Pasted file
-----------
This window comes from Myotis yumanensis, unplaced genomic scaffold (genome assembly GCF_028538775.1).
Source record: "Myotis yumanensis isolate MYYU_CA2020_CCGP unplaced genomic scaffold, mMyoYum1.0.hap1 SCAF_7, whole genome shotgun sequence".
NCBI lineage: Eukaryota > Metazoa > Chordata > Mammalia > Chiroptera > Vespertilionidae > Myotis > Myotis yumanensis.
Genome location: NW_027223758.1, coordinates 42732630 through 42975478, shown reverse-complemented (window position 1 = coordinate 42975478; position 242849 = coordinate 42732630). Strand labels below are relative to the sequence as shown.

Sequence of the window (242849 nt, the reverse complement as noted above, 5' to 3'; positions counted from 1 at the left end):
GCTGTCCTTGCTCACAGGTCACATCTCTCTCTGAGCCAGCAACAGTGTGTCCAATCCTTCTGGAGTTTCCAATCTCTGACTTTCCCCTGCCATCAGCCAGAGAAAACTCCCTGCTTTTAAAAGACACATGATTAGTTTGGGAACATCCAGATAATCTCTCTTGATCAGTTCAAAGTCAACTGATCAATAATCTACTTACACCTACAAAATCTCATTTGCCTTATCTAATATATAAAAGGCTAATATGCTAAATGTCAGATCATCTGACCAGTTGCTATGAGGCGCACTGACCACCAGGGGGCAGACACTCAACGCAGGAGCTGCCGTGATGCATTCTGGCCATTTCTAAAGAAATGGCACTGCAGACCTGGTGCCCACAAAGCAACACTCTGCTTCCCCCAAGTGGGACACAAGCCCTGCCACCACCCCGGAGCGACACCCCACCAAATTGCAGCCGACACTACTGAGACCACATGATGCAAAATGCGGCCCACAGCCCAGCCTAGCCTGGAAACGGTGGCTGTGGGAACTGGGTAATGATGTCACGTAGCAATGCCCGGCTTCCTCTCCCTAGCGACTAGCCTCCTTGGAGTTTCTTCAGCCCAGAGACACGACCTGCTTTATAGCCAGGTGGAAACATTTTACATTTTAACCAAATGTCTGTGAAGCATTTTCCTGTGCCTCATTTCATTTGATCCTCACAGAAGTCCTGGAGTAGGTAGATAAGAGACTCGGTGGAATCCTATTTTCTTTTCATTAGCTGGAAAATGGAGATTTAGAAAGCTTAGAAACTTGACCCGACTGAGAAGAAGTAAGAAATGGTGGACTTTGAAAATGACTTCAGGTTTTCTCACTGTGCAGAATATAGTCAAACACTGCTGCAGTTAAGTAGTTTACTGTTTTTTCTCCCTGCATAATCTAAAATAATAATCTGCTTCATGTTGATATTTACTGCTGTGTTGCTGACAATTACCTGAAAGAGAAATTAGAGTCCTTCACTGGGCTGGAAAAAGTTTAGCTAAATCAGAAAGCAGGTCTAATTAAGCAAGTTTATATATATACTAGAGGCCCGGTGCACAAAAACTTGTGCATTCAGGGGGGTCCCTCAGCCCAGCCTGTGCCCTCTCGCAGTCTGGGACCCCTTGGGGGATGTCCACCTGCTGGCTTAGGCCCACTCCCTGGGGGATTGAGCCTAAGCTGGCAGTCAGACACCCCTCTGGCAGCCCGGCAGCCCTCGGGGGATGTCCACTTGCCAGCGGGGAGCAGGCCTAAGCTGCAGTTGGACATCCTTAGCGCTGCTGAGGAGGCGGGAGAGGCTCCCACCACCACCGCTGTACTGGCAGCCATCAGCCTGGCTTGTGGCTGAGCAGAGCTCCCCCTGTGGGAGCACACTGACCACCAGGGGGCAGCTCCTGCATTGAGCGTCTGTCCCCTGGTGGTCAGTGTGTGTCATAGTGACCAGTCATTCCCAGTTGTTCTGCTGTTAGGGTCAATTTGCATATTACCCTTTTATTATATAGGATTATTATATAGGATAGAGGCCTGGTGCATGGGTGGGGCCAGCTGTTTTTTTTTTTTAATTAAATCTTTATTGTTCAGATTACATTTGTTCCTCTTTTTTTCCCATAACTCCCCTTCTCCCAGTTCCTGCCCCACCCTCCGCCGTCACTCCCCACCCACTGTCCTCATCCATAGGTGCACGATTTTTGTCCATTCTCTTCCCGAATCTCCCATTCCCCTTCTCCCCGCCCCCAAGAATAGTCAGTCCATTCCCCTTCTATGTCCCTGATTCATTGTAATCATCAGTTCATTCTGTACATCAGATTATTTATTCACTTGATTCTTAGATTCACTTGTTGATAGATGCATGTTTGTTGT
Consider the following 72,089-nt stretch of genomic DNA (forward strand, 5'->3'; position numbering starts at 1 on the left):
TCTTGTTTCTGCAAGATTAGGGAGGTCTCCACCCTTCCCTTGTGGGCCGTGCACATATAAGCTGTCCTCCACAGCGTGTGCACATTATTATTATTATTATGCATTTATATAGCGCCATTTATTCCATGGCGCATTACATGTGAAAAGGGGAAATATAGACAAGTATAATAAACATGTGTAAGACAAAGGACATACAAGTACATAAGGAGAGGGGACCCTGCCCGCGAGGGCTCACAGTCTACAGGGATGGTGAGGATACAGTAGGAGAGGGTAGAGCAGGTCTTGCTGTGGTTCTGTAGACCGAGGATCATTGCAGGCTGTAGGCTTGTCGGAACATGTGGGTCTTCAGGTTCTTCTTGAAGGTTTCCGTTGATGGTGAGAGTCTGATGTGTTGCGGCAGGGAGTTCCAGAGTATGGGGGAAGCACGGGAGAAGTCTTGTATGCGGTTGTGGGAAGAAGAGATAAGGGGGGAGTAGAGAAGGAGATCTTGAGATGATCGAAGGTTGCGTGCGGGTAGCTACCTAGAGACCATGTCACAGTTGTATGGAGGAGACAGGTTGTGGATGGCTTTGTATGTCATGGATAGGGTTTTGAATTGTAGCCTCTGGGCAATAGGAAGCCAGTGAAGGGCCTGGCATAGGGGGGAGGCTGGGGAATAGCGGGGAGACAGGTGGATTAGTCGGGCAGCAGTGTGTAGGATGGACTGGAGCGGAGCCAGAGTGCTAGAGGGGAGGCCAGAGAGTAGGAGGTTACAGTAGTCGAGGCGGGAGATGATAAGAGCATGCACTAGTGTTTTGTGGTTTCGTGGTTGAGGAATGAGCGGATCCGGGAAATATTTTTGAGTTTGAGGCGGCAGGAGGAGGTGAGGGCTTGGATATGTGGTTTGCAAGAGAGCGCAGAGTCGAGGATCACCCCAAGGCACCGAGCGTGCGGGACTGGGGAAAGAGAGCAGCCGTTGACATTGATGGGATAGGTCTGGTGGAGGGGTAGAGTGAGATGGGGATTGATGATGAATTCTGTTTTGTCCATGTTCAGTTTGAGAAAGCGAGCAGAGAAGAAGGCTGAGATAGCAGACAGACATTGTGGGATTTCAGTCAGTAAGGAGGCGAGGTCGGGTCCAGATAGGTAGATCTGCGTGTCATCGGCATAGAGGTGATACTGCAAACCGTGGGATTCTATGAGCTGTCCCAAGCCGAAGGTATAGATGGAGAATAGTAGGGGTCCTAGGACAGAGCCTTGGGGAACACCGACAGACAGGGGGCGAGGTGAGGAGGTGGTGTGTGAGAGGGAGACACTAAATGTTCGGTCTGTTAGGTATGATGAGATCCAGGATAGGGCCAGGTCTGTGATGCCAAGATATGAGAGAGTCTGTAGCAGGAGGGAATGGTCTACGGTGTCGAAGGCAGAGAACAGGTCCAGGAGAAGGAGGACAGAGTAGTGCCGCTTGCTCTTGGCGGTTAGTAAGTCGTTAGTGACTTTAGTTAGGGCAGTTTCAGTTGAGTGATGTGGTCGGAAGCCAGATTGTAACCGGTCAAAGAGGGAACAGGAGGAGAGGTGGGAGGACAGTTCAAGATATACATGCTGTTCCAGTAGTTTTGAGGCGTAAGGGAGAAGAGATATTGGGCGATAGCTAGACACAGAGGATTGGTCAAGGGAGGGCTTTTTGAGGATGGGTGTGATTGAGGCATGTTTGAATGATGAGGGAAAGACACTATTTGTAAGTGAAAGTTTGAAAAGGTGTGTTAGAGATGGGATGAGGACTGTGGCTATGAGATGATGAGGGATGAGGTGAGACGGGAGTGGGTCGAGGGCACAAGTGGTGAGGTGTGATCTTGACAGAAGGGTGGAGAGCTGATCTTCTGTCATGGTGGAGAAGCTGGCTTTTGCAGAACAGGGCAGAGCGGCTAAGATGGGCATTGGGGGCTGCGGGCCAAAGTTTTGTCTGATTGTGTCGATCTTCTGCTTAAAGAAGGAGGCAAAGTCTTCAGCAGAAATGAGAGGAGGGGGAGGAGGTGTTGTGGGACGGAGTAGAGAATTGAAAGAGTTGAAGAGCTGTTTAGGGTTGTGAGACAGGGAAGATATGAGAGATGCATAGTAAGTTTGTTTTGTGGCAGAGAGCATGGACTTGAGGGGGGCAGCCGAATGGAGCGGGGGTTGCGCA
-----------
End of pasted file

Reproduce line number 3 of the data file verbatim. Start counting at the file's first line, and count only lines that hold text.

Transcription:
NCBI lineage: Eukaryota > Metazoa > Chordata > Mammalia > Chiroptera > Vespertilionidae > Myotis > Myotis yumanensis.